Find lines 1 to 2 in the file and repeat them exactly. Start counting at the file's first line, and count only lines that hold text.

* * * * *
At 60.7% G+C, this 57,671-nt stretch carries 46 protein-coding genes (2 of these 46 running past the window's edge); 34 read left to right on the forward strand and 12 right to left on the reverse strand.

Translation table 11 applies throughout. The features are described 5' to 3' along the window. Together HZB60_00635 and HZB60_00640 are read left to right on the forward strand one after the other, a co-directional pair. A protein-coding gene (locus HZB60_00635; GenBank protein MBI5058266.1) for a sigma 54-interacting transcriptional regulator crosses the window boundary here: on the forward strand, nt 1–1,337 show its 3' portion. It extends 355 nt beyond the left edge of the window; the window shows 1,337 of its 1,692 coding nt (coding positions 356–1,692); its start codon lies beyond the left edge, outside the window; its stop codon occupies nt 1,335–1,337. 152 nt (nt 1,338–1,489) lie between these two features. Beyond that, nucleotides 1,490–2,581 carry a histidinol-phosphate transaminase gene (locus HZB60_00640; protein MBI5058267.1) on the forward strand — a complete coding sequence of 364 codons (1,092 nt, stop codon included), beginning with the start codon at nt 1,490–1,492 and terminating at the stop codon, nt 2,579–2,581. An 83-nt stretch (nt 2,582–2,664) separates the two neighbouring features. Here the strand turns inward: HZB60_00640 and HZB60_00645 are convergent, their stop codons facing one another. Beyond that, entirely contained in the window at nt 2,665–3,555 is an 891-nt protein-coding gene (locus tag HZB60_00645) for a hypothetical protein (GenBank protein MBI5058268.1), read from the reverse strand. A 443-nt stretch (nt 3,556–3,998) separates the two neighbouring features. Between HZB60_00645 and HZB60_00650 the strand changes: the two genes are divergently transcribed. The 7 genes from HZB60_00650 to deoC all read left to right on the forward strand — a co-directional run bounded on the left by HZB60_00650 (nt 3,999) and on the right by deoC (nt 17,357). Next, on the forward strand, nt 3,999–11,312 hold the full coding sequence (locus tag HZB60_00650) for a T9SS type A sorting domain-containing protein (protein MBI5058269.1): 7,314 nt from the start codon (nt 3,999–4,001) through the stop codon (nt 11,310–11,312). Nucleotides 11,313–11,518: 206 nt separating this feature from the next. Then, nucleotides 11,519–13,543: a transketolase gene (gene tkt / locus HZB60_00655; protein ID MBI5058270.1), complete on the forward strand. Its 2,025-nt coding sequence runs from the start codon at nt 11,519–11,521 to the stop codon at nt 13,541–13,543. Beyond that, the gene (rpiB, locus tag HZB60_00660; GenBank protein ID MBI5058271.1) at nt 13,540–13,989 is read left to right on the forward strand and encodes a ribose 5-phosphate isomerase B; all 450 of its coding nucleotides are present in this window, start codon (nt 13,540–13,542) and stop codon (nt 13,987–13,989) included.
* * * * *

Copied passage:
At 60.7% G+C, this 57,671-nt stretch carries 46 protein-coding genes (2 of these 46 running past the window's edge); 34 read left to right on the forward strand and 12 right to left on the reverse strand.

Translation table 11 applies throughout. The features are described 5' to 3' along the window. Together HZB60_00635 and HZB60_00640 are read left to right on the forward strand one after the other, a co-directional pair. A protein-coding gene (locus HZB60_00635; GenBank protein MBI5058266.1) for a sigma 54-interacting transcriptional regulator crosses the window boundary here: on the forward strand, nt 1–1,337 show its 3' portion. It extends 355 nt beyond the left edge of the window; the window shows 1,337 of its 1,692 coding nt (coding positions 356–1,692); its start codon lies beyond the left edge, outside the window; its stop codon occupies nt 1,335–1,337. 152 nt (nt 1,338–1,489) lie between these two features. Beyond that, nucleotides 1,490–2,581 carry a histidinol-phosphate transaminase gene (locus HZB60_00640; protein MBI5058267.1) on the forward strand — a complete coding sequence of 364 codons (1,092 nt, stop codon included), beginning with the start codon at nt 1,490–1,492 and terminating at the stop codon, nt 2,579–2,581. An 83-nt stretch (nt 2,582–2,664) separates the two neighbouring features. Here the strand turns inward: HZB60_00640 and HZB60_00645 are convergent, their stop codons facing one another. Beyond that, entirely contained in the window at nt 2,665–3,555 is an 891-nt protein-coding gene (locus tag HZB60_00645) for a hypothetical protein (GenBank protein MBI5058268.1), read from the reverse strand. A 443-nt stretch (nt 3,556–3,998) separates the two neighbouring features. Between HZB60_00645 and HZB60_00650 the strand changes: the two genes are divergently transcribed. The 7 genes from HZB60_00650 to deoC all read left to right on the forward strand — a co-directional run bounded on the left by HZB60_00650 (nt 3,999) and on the right by deoC (nt 17,357). Next, on the forward strand, nt 3,999–11,312 hold the full coding sequence (locus tag HZB60_00650) for a T9SS type A sorting domain-containing protein (protein MBI5058269.1): 7,314 nt from the start codon (nt 3,999–4,001) through the stop codon (nt 11,310–11,312). Nucleotides 11,313–11,518: 206 nt separating this feature from the next. Then, nucleotides 11,519–13,543: a transketolase gene (gene tkt / locus HZB60_00655; protein ID MBI5058270.1), complete on the forward strand. Its 2,025-nt coding sequence runs from the start codon at nt 11,519–11,521 to the stop codon at nt 13,541–13,543. Beyond that, the gene (rpiB, locus tag HZB60_00660; GenBank protein ID MBI5058271.1) at nt 13,540–13,989 is read left to right on the forward strand and encodes a ribose 5-phosphate isomerase B; all 450 of its coding nucleotides are present in this window, start codon (nt 13,540–13,542) and stop codon (nt 13,987–13,989) included.